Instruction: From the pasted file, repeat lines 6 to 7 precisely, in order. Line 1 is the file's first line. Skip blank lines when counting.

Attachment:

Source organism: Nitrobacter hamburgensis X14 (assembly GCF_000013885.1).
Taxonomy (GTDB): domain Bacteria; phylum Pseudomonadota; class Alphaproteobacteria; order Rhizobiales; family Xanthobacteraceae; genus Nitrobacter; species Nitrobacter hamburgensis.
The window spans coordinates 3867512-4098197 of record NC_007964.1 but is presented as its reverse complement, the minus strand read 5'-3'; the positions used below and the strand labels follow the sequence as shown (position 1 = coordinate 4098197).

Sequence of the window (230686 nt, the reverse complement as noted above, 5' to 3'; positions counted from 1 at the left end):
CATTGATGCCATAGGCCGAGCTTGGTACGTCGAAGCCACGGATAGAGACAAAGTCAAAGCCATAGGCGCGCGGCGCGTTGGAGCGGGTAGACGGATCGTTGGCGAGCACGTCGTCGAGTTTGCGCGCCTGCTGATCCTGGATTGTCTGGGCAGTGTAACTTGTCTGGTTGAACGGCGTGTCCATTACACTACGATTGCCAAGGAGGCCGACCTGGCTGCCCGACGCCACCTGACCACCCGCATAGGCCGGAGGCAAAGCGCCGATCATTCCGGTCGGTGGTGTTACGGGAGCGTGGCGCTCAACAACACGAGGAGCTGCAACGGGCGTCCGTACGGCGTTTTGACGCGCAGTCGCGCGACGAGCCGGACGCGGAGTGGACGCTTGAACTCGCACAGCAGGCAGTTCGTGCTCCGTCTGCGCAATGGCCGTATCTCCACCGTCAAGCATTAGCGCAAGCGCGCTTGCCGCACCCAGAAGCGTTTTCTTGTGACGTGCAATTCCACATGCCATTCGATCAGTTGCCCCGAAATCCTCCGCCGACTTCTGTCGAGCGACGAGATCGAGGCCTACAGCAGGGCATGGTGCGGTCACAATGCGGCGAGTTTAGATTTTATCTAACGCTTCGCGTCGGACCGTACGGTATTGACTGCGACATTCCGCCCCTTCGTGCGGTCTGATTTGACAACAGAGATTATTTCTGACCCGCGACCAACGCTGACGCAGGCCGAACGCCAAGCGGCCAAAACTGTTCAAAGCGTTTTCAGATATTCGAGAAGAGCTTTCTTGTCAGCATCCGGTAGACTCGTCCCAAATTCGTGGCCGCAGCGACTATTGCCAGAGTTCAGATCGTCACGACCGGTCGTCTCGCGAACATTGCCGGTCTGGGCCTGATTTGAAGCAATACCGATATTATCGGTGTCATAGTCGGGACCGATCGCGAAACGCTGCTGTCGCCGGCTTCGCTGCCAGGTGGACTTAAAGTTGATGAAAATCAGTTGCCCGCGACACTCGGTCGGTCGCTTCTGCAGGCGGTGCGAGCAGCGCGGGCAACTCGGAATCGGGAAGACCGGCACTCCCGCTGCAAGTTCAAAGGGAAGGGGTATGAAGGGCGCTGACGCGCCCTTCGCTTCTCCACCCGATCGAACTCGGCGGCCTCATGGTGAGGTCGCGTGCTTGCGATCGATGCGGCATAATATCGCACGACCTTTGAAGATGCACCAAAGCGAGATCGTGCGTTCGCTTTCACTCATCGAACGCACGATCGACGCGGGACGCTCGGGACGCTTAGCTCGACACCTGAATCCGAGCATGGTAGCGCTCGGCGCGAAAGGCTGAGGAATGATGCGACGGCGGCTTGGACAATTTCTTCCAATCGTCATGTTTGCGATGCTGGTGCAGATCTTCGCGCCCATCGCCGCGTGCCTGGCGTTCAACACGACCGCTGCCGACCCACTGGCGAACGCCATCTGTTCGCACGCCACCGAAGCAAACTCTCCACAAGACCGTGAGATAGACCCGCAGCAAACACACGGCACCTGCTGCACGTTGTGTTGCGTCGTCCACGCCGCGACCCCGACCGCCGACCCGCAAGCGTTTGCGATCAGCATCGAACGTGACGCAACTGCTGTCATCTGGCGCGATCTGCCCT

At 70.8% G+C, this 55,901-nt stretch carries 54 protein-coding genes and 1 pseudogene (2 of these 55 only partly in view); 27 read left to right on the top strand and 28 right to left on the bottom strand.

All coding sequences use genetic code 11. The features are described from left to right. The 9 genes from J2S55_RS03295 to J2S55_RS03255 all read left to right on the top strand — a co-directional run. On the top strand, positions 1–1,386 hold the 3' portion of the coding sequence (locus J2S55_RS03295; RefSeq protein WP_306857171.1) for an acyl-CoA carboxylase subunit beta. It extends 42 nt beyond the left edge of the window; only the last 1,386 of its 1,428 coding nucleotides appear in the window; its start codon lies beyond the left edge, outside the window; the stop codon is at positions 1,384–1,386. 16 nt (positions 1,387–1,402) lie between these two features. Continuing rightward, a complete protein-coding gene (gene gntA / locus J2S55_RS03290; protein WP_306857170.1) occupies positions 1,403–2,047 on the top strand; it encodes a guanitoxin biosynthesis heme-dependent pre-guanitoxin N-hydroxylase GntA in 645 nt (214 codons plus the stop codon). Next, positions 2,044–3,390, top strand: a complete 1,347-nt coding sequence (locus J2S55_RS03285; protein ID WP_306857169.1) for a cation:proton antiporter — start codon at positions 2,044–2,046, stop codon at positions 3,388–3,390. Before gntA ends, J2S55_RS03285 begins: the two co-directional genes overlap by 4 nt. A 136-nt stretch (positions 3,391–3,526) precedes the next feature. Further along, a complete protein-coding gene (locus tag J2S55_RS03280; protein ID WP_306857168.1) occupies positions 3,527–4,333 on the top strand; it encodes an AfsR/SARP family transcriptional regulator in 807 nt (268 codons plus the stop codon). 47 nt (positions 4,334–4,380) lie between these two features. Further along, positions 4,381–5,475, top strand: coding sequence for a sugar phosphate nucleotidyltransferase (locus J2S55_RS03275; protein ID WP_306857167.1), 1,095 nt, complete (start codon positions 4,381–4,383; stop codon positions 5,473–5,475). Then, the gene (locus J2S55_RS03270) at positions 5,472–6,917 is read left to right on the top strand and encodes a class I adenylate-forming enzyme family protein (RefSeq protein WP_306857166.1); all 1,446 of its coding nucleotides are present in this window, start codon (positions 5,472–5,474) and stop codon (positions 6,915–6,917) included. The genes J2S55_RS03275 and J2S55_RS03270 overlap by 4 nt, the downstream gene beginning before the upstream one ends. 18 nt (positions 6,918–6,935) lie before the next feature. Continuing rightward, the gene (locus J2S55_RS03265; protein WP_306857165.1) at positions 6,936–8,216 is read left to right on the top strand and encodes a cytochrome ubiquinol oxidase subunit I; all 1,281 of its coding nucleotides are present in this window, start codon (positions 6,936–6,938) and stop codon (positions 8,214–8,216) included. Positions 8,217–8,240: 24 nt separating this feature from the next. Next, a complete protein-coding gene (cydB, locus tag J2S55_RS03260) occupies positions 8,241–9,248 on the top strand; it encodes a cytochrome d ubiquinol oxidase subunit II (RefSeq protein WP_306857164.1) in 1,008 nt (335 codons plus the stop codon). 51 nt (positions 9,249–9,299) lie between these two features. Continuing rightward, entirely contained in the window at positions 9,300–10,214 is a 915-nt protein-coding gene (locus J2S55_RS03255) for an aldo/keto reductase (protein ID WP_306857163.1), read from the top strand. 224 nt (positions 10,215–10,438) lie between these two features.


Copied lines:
At 70.8% G+C, this 55,901-nt stretch carries 54 protein-coding genes and 1 pseudogene (2 of these 55 only partly in view); 27 read left to right on the top strand and 28 right to left on the bottom strand.

All coding sequences use genetic code 11. The features are described from left to right. The 9 genes from J2S55_RS03295 to J2S55_RS03255 all read left to right on the top strand — a co-directional run. On the top strand, positions 1–1,386 hold the 3' portion of the coding sequence (locus J2S55_RS03295; RefSeq protein WP_306857171.1) for an acyl-CoA carboxylase subunit beta. It extends 42 nt beyond the left edge of the window; only the last 1,386 of its 1,428 coding nucleotides appear in the window; its start codon lies beyond the left edge, outside the window; the stop codon is at positions 1,384–1,386. 16 nt (positions 1,387–1,402) lie between these two features. Continuing rightward, a complete protein-coding gene (gene gntA / locus J2S55_RS03290; protein WP_306857170.1) occupies positions 1,403–2,047 on the top strand; it encodes a guanitoxin biosynthesis heme-dependent pre-guanitoxin N-hydroxylase GntA in 645 nt (214 codons plus the stop codon). Next, positions 2,044–3,390, top strand: a complete 1,347-nt coding sequence (locus J2S55_RS03285; protein ID WP_306857169.1) for a cation:proton antiporter — start codon at positions 2,044–2,046, stop codon at positions 3,388–3,390. Before gntA ends, J2S55_RS03285 begins: the two co-directional genes overlap by 4 nt. A 136-nt stretch (positions 3,391–3,526) precedes the next feature. Further along, a complete protein-coding gene (locus tag J2S55_RS03280; protein ID WP_306857168.1) occupies positions 3,527–4,333 on the top strand; it encodes an AfsR/SARP family transcriptional regulator in 807 nt (268 codons plus the stop codon). 47 nt (positions 4,334–4,380) lie between these two features. Further along, positions 4,381–5,475, top strand: coding sequence for a sugar phosphate nucleotidyltransferase (locus J2S55_RS03275; protein ID WP_306857167.1), 1,095 nt, complete (start codon positions 4,381–4,383; stop codon positions 5,473–5,475). Then, the gene (locus J2S55_RS03270) at positions 5,472–6,917 is read left to right on the top strand and encodes a class I adenylate-forming enzyme family protein (RefSeq protein WP_306857166.1); all 1,446 of its coding nucleotides are present in this window, start codon (positions 5,472–5,474) and stop codon (positions 6,915–6,917) included. The genes J2S55_RS03275 and J2S55_RS03270 overlap by 4 nt, the downstream gene beginning before the upstream one ends. 18 nt (positions 6,918–6,935) lie before the next feature. Continuing rightward, the gene (locus J2S55_RS03265; protein WP_306857165.1) at positions 6,936–8,216 is read left to right on the top strand and encodes a cytochrome ubiquinol oxidase subunit I; all 1,281 of its coding nucleotides are present in this window, start codon (positions 6,936–6,938) and stop codon (positions 8,214–8,216) included. Positions 8,217–8,240: 24 nt separating this feature from the next. Next, a complete protein-coding gene (cydB, locus tag J2S55_RS03260) occupies positions 8,241–9,248 on the top strand; it encodes a cytochrome d ubiquinol oxidase subunit II (RefSeq protein WP_306857164.1) in 1,008 nt (335 codons plus the stop codon). 51 nt (positions 9,249–9,299) lie between these two features. Continuing rightward, entirely contained in the window at positions 9,300–10,214 is a 915-nt protein-coding gene (locus J2S55_RS03255) for an aldo/keto reductase (protein ID WP_306857163.1), read from the top strand. 224 nt (positions 10,215–10,438) lie between these two features.